Wrong. In the Eurozone periphery, less competitive countries like Portugal, Spain and Greece were forced to balance Germany’s excess savings through mass unemployment and spiraling indebtedness. Pre-Eurozone, the capital that fled Greece for Germany (say) would have been automatically offset by a cheaper Greek drachma, and with an independent monetary policy the sovereign debt crises that ensued would’ve been easily avoided. Yet with the relative “price” of a German Euro and Greek Euro fixed, any bilateral imbalance between the two countries had to instead be resolved on the “quantity” side through direct fiscal transfers, otherwise known as bailouts. In exchange, the European Commission, ECB and IMF demanded far reaching structural reforms — privatization of state owned assets, labor market deregulation, and cuts to public services — in order to mimic Germany’s “internal” devaluation and thus impose a similar degree of “competitiveness.” That is, rather than make Germany end its beggar-thy-neighbor class warfare, the beggared neighbors were made to stoop to Germany’s level.
A cynic would say this was the plan all along. Like Judy Shelton herself, the Eurozone is a product of the neoliberal ethos that permeated the late 1990s. With the Soviets defeated and trade barriers falling worldwide, the last mile of economic integration would be achieved through regional trading blocs; common markets with free movement of labor, harmonized regulations and, yes, a common currency. In a clever bit of political economy, a common currency would both minimize foreign exchange risk — a boon for multinational corporations with outsourced supply chains — while forcing national governments into Tom Friedman’s famed “golden straitjacket.” Without monetary independence, countries would be forced to maintain balanced budgets. And without a transnational fiscal authority, differences in national competitiveness would have to be adjusted for through wage repression and austerity.
As Shelton put it in her 1999 testimony to the House Financial Services Committee,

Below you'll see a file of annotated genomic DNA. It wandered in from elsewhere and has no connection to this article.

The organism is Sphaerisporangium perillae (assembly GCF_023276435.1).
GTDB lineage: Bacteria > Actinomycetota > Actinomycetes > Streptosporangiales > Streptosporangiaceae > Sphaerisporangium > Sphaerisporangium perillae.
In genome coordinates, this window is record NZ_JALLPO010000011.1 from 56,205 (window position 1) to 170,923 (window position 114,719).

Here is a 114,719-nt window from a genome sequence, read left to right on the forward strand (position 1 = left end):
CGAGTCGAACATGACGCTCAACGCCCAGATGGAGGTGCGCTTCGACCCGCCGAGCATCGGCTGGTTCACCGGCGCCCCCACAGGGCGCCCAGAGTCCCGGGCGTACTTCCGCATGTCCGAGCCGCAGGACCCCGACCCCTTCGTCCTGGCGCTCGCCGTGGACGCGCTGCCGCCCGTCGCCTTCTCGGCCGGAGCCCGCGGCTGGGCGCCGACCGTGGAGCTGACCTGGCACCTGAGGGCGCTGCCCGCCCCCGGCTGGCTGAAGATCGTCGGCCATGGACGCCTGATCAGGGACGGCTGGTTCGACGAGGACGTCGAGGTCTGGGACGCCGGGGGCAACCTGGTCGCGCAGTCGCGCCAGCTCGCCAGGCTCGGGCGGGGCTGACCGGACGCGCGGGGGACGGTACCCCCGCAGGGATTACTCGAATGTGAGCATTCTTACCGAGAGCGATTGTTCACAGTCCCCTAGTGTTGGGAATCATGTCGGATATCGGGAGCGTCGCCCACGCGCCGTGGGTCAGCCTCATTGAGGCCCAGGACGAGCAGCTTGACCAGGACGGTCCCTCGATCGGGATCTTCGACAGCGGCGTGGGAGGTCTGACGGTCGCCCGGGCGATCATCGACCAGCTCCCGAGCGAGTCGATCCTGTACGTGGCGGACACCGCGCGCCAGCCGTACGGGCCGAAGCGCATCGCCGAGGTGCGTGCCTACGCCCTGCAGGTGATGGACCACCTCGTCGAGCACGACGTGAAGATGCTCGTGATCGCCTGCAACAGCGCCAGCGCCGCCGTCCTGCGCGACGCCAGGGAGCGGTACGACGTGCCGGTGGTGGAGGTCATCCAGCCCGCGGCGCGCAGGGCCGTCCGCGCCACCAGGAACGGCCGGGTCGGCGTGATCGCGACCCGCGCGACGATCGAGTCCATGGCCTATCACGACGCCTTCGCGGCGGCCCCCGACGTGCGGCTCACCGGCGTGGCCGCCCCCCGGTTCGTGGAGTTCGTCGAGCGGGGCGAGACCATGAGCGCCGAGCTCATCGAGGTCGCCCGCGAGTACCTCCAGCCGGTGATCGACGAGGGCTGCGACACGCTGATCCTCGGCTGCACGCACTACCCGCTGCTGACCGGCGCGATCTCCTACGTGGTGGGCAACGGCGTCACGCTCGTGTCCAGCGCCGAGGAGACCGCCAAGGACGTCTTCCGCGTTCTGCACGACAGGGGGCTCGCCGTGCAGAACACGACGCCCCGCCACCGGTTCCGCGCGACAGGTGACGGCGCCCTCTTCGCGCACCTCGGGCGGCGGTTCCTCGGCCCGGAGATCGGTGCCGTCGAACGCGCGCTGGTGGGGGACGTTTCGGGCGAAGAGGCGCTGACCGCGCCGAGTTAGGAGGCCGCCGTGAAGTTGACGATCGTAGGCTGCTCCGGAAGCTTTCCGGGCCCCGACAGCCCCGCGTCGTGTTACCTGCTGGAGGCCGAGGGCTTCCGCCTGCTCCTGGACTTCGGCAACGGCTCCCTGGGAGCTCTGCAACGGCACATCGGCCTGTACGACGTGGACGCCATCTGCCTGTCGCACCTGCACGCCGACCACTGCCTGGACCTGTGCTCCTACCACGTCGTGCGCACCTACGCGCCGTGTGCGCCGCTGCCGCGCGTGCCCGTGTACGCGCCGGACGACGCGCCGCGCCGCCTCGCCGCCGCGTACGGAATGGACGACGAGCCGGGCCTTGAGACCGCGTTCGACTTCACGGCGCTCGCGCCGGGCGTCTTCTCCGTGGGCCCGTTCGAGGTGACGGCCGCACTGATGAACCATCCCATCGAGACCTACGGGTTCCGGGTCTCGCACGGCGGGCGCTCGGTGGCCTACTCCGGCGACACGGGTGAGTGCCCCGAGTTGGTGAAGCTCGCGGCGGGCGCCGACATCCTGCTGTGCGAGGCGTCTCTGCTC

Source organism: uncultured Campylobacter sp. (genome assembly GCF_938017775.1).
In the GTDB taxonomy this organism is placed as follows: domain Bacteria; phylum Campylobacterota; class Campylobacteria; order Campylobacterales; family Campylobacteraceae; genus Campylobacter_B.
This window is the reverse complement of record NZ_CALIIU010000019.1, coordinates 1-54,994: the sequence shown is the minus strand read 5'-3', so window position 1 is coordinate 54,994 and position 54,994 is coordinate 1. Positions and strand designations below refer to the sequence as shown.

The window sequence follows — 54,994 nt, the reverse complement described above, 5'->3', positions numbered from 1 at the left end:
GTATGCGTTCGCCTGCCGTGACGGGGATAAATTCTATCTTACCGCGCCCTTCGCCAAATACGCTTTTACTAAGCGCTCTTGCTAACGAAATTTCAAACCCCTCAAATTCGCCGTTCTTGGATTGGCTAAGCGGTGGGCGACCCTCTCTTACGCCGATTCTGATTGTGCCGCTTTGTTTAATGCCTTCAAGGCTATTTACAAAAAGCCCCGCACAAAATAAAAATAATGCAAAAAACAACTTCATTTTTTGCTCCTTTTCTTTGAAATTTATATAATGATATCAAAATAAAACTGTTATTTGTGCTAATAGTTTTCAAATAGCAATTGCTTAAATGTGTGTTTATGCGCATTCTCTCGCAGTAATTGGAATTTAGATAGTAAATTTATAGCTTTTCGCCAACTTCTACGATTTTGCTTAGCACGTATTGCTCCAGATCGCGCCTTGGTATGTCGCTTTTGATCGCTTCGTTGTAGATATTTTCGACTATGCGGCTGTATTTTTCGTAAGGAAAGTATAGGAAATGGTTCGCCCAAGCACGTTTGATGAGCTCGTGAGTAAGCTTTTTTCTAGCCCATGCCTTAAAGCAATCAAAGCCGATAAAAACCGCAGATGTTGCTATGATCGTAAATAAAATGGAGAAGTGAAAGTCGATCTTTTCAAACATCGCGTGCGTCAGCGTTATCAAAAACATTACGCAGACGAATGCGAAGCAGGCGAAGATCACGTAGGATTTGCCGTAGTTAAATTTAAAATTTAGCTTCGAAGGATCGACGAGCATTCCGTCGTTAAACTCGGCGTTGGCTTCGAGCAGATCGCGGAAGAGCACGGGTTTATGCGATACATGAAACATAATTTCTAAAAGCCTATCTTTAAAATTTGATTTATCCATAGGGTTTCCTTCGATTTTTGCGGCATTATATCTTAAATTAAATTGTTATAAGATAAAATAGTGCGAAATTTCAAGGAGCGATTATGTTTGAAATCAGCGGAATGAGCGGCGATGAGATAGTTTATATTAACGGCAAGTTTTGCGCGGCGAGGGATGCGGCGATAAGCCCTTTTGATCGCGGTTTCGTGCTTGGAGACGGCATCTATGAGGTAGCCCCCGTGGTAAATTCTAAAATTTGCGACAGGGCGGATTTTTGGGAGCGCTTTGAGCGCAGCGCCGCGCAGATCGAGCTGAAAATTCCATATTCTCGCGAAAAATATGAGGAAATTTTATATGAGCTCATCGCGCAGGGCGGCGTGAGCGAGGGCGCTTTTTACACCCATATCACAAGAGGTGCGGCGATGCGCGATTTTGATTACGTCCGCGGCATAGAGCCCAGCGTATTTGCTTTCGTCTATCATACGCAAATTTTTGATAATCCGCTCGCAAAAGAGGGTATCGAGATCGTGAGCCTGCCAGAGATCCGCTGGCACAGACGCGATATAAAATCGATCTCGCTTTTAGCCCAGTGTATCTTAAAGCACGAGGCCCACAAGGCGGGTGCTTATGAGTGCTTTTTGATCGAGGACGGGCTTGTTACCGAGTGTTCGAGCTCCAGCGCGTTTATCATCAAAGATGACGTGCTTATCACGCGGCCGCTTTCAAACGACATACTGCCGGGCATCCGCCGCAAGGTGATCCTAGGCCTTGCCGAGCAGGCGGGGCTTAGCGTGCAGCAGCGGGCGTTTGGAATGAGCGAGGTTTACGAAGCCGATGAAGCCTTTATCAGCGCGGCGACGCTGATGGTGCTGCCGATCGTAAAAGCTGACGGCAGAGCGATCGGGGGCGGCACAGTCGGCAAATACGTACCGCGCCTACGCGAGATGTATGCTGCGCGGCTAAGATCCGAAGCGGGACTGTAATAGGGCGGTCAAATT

The world economy today is rapidly becoming a global common market. As we have seen in Europe, the sequence of development is (1) you build a common market, and (2) you establish a common currency. Indeed, until you have a common currency, you don’t truly have an efficient common market.
Bretton Woods, true and false
In this light, Shelton’s older writings in favor of a North American Union and her more recent writings in support of a global common currency are intimately related. Only by tying the nations of the world to a gold-convertible mast will capital be free to flow unabated, smashing labor unions, welfare states, and national industrial strategies along the way. Sure, global trade imbalances will persist if not worsen, and yes, peripheral economies will be pushed into lost decades, requiring endless bailouts from American taxpayers until the world economy is eventually subsumed into a fiscally-integrated global government, but so be it. At least there won’t be any more forex risk!
In reality, Shelton’s understanding of what made the Bretton Woods era so prosperous is fundamentally backwards. It was not the semi-fixed exchange rates, nor even the multinational monetary institutions, that made the system a success. On the contrary: As Dani Rodrik notes, of the three policies in the impossible trinity — fixed foreign exchange rates, an independent monetary policy, and free capital movement — central to the Bretton Woods system “were the controls it put on international capital mobility.” Under the principle of “embedded liberalism,” the architectures of Bretton Woods believed free trading, liberal democracies should be empowered to use the very same capital controls needed to maintain fixed exchange rates to, if desired, pursue expansionary fiscal policies, build large welfare states, and cultivate domestic industries. And so they did, building robust middle-classes along the way.
The mystery of why populist conservatives like Senator Josh Hawley and Marco Rubio voted to confirm Shelton is therefore solved. In short, they took her at her word that she wants to restore the conditions for a robust middle-class, conditions we rightly associate with the Bretton Woods era. The only problem is that Shelton’s vision has little to do with the actually-existing Bretton Woods system — a system premised on maximizing sovereignty over the domestic economy. Instead, Shelton namedrops Bretton Woods while actually describing the disembedded liberalism of the EU and Eurozone — hyperglobalist institutions designed to hogtie democracy in the name of squashing residual market inefficiencies. In other words, far from defending a Trumpian view of national sovereignty, for Shelton national sovereignty is the problem she’s spent her 35 year career trying to solve.